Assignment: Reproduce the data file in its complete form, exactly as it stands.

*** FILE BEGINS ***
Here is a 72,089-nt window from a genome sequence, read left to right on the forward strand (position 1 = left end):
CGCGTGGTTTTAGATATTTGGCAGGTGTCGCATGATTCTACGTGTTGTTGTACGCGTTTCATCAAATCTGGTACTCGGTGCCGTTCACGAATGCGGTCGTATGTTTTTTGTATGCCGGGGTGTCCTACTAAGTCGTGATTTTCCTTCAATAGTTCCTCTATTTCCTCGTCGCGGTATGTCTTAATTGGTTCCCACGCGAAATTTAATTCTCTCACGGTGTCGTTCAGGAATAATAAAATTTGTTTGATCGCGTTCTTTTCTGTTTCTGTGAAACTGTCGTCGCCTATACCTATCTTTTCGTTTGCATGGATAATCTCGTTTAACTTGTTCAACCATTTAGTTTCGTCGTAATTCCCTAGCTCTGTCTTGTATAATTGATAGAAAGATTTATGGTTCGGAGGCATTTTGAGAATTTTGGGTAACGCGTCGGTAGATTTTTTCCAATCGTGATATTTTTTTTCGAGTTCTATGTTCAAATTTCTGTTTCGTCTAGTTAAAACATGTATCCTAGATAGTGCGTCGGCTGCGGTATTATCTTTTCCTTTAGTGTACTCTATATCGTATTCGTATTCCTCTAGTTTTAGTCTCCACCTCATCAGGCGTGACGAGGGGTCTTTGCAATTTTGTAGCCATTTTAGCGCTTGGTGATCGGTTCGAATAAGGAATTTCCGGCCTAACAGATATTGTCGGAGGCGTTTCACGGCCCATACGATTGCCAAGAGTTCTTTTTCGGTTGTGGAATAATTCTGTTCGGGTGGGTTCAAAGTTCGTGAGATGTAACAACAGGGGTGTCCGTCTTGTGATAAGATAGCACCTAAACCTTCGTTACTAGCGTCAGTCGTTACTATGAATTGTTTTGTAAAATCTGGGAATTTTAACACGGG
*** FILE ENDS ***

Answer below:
Here is a 72,089-nt window from a genome sequence, read left to right on the forward strand (position 1 = left end):
CGCGTGGTTTTAGATATTTGGCAGGTGTCGCATGATTCTACGTGTTGTTGTACGCGTTTCATCAAATCTGGTACTCGGTGCCGTTCACGAATGCGGTCGTATGTTTTTTGTATGCCGGGGTGTCCTACTAAGTCGTGATTTTCCTTCAATAGTTCCTCTATTTCCTCGTCGCGGTATGTCTTAATTGGTTCCCACGCGAAATTTAATTCTCTCACGGTGTCGTTCAGGAATAATAAAATTTGTTTGATCGCGTTCTTTTCTGTTTCTGTGAAACTGTCGTCGCCTATACCTATCTTTTCGTTTGCATGGATAATCTCGTTTAACTTGTTCAACCATTTAGTTTCGTCGTAATTCCCTAGCTCTGTCTTGTATAATTGATAGAAAGATTTATGGTTCGGAGGCATTTTGAGAATTTTGGGTAACGCGTCGGTAGATTTTTTCCAATCGTGATATTTTTTTTCGAGTTCTATGTTCAAATTTCTGTTTCGTCTAGTTAAAACATGTATCCTAGATAGTGCGTCGGCTGCGGTATTATCTTTTCCTTTAGTGTACTCTATATCGTATTCGTATTCCTCTAGTTTTAGTCTCCACCTCATCAGGCGTGACGAGGGGTCTTTGCAATTTTGTAGCCATTTTAGCGCTTGGTGATCGGTTCGAATAAGGAATTTCCGGCCTAACAGATATTGTCGGAGGCGTTTCACGGCCCATACGATTGCCAAGAGTTCTTTTTCGGTTGTGGAATAATTCTGTTCGGGTGGGTTCAAAGTTCGTGAGATGTAACAACAGGGGTGTCCGTCTTGTGATAAGATAGCACCTAAACCTTCGTTACTAGCGTCAGTCGTTACTATGAATTGTTTTGTAAAATCTGGGAATTTTAACACGGG